Baron Skryne

From Wikipedia, the free encyclopedia
Jump to: navigation, search

Baron Skryne was the title of the holder of an Irish feudal barony : it derived from the parish of Skryne, or Skreen, in County Meath. It was not recognised as a barony in the Peerage of Ireland, but was habitually used firstly by the de Feypo family and then by their descendants, the Marwards. It fell into disuse in the seventeenth century.

Hugh de Lacy, Lord of Meath, in 1170 granted the lands of Skryne and Santry to his lieutenant Adam de Feypo,[1] who was the first of his family to use the title Baron of Skryne. Despite Adam's loyalty to Hugh de Lacy, his son Richard, Baron Skryne, witnessed a charter in 1210 forfeiting the de Lacy inheritance.[2] A later Richard, perhaps the first Richard's grandson, died in the reign of Edward I leaving an underage son, Simon. In 1302 Simon, then of full age, brought a successful lawsuit against his former guardian Theobald de Verdon for wasting his inheritance.[3] The last of the de Feypo barons of Skryne, Francis, founded an Augustinian friary and a chantry about 1340.[4]

Francis' daughter Joanna married Thomas Marward in about 1375,[5] and their descendants also used the title Baron Skryne. In the sixteenth century the family were involved in two notable scandals. In 1534 James Marward, Baron Skryne, was murdered by Richard FitzGerald, younger son of Gerald FitzGerald, 8th Earl of Kildare, supposedly at the instigation of James' wife, Maud Darcy, who later married Fitzgerald.[6] James left an only son Thomas (or Walter) who died about 1565, leaving a daughter and heiress, Janet, titular Barones of Skryne. Her mother, Janet Plunket, daughter of Sir John Plunket, remarried the leading judge Nicholas Nugent, who was given wardship of his step-daughter. Nugent allowed his favourite nephew, William Nugent to kidnap Janet and force her into marriage.[7] Despite the scandal, the marriage could not be dissolved. The Skryne inheritance passed to their eldest son, James, but he forfeited his lands after taking part in the Irish Rebellion of 1641.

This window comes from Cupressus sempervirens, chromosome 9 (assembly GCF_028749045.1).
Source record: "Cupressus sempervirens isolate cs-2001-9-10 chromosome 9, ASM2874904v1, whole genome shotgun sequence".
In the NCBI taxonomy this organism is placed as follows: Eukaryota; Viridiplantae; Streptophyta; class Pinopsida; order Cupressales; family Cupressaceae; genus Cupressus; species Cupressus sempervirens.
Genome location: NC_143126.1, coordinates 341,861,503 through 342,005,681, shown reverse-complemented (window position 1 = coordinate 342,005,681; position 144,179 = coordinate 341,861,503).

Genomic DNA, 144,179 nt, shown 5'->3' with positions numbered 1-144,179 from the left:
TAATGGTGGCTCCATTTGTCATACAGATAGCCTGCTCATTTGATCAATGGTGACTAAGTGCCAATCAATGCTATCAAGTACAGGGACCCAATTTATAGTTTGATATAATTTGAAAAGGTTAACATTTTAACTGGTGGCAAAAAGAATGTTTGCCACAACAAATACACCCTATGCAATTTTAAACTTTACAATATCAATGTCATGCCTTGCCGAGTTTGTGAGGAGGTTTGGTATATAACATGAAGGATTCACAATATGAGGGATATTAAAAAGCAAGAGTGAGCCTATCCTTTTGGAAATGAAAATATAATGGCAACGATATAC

Sixteenth-century tombstone of the Marward family, barons of Skreen.


  1. ^ Otway-Ruthven, A.J. A History of Medieval Ireland Reissued Barnes and Noble 1993 p.119
  2. ^ Barry, Terence, Frame, Robin, Simms, Katherine Colony and Frontier in Medieval Ireland- Essays Presented to J.F. Lydon Continuun International Publishing Group 1995 p.31
  3. ^ Calendar of the Irish Justiciary Rolls 1302 24
  4. ^ Ware, Sir James Antiquities and History of Ireland 1654 p.88
  5. ^ Adams, Benjamin Journal of the Royal Historical and Archaeological Society of Ireland 1881 p.482
  6. ^ Scott, Brendan Career Wives or Wicked Stepmothers? History Ireland Vol. 17 2009 Issue 1
  7. ^ Ball, F. Elrington The Judges in Ireland 1221-1921 London John Murray 1926 Vol.1 p.213